How conservation agriculture can contribute to the survival of small farms worldwide

According to a recent study, we live a world that is seeing an ever-growing concentration of farmland into fewer hands: around 70% of the currently cultivated land is being owned by the top 1% of all farms, while, in contrast, 80% of all individual farms have land of two hectares or less, and operate only around 12% of the currently cultivated land. Here's a general graph of that, taken directly from the study:

It may seem like this is a natural economic process by which larger farms tend to swallow the competition by offering better prices to the consumers, which they can allow themselves because the reduced costs of a more efficient production structure. But think again: that small 12% of all cultivated land produces 35% of all the world’s food. The other 88% of land, meanwhile, produces a much less impressive 65% of all the food we eat. This actually correlates to a well observed inverse correlation between farm size and farm efficiency, though experts can’t quite place their fingers on the direct causes behind that.

Given all of this data, it’s evident that keeping small farms in business is key to preserve food safety and reach the Second Sustainable Development Goal of the United Nations: zero hunger by 2030. And here’s where conservation agriculture comes into play, by directly giving many major advantages to small farms, of which we can outline three as good examples:

1) Lessening costs and reducing labor input in the long run by aiming to increasingly develop the fertility of the soil instead of simply pumping it away through the traditional methods of exploitative agriculture. Conservation agriculture aims to reduce the recurrent costs of fertilization, and thus increase the medium and long-term profitability of agricultural operations while also doing away with the labor costs of tilling the soil and intensive weeding by replacing both of these operations with the smart usage of cover crops, among other novel techniques.

2) Making them more resilient to climate change by improving the capability of the soil to absorb and store water (thus helping to prevent and even reverse desertification), avoiding the salinization of the soil that comes from the intensive usage of inorganic fertilizers and preventing the erosion of the soil by wind and water through a constant maintenance of a vegetable cover. Farms that operate according to the principles of conservation agriculture and also use organic fertilizers have the added benefit of developing a soil ecosystem of bacterial probiotics and mycorrhizal fungi, which adds an extra layer of protection against drought, disease, erosion and nutrient depletion. This study from 2020, which also explores the benefits of conservation agriculture for preventing soil erosion, presents these two possible worldwide projections of water-caused soil erosion for the next few decades, to a good extent aided by climate change:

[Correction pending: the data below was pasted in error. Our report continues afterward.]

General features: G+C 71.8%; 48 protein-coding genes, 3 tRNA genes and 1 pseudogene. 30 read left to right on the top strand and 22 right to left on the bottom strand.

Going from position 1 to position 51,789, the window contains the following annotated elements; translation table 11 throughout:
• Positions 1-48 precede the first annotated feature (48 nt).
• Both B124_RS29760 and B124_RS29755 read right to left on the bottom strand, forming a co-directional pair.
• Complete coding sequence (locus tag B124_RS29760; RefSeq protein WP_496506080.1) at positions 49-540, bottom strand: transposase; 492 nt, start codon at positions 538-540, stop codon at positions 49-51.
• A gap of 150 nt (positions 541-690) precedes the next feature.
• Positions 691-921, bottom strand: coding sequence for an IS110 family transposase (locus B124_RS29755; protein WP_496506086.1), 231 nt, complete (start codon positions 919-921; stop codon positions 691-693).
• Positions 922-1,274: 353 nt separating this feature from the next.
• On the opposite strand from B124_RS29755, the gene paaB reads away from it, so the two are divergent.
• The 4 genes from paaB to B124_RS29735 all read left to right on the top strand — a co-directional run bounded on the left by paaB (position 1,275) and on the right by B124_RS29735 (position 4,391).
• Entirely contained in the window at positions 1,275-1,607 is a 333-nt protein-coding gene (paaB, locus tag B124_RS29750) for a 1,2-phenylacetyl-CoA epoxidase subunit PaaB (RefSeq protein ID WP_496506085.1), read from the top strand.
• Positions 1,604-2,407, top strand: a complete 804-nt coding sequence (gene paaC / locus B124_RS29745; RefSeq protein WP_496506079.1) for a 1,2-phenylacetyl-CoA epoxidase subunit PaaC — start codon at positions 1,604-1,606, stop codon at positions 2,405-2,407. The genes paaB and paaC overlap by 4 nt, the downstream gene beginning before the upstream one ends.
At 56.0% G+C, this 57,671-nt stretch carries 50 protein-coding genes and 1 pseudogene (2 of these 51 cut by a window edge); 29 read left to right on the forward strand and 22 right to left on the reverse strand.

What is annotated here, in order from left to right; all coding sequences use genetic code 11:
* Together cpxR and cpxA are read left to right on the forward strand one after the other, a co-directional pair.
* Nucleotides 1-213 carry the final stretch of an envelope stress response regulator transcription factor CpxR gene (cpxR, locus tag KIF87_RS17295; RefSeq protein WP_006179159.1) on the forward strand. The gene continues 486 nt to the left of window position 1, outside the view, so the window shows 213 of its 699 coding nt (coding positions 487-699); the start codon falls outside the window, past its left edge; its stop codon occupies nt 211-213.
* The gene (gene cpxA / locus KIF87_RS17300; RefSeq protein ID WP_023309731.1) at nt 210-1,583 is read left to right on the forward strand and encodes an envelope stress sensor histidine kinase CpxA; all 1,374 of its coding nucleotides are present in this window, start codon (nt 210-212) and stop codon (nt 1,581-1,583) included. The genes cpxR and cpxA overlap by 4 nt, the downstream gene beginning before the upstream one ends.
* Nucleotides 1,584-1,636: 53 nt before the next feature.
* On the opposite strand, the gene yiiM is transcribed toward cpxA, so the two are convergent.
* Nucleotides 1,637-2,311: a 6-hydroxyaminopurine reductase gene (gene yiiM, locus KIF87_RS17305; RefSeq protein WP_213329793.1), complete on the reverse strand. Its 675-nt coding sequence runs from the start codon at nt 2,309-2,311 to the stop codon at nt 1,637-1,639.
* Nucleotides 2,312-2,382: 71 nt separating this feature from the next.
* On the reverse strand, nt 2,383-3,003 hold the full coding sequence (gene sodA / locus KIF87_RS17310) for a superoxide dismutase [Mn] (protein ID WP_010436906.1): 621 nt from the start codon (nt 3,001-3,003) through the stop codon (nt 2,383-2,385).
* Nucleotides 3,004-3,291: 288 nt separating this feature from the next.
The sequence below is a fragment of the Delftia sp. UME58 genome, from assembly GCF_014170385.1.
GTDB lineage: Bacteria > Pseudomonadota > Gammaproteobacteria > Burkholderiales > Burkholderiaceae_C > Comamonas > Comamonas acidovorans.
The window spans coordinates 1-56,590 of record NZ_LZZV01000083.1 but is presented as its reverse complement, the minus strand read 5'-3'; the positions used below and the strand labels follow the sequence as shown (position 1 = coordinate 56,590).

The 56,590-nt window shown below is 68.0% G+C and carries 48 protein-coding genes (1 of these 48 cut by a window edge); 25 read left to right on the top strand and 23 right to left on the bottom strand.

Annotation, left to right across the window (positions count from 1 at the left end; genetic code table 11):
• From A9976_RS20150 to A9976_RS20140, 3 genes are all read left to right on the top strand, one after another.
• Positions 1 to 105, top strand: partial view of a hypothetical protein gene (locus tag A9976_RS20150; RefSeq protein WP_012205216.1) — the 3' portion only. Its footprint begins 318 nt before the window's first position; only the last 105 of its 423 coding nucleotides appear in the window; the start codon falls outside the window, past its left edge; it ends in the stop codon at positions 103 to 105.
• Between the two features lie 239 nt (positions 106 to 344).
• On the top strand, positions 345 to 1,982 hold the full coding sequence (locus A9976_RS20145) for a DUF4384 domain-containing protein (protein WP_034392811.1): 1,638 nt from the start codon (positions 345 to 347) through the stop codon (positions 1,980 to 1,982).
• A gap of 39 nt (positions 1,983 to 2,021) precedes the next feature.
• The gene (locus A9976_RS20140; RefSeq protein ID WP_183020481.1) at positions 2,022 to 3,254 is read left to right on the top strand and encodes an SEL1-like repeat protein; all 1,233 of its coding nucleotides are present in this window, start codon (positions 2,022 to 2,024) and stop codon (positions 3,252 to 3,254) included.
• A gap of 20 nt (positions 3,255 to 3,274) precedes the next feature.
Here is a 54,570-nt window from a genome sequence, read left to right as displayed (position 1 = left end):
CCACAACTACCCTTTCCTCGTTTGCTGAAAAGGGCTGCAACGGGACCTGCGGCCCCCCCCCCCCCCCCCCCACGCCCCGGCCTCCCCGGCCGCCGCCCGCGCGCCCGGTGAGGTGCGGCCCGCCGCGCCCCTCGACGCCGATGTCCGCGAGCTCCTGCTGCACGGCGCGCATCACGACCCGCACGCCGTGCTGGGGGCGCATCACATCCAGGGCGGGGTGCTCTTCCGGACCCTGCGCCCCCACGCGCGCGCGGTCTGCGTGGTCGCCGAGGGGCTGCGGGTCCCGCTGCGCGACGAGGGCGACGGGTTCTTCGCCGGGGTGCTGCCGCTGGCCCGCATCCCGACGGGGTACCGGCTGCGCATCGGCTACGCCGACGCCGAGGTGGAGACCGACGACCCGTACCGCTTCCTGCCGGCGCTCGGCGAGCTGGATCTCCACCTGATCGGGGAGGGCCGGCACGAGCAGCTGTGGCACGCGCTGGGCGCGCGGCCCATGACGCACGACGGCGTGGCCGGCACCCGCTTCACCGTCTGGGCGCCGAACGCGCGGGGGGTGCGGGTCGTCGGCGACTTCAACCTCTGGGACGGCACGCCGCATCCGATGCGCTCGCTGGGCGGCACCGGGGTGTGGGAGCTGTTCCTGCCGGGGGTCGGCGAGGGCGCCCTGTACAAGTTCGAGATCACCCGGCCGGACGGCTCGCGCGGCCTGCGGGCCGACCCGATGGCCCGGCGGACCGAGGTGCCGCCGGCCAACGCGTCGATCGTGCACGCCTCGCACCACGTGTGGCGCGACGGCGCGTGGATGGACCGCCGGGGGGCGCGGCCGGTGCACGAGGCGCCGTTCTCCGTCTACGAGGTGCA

3) Increasing availability of loans and credit, a benefit unknown to many, is actually present in major countries such as the United States, where the Department of Agriculture offers loans of up to 1.75 million dollars to farms who need funding to undertake a conservation project in their land (see here for a quick explanation of how that works!). Meanwhile, in the European Union, and in some cases to an international extent, similar initiatives are managed by the European Agricultural Fund For Rural Development (EAFRD) and the Agricultural Financing Initiative of the European Development Finance Institutions (EDFI AgriFI).

These benefits are just the tip of the iceberg that help balance the sometimes higher, or relatively high costs that the adoption of conservation agriculture in smaller farms implies. In the end, who wouldn’t have a more resilient, profitable farm and better credit to attain that? One thing is sure: even though this article ends here, the benefits of transitioning to conservation agriculture surely don’t.

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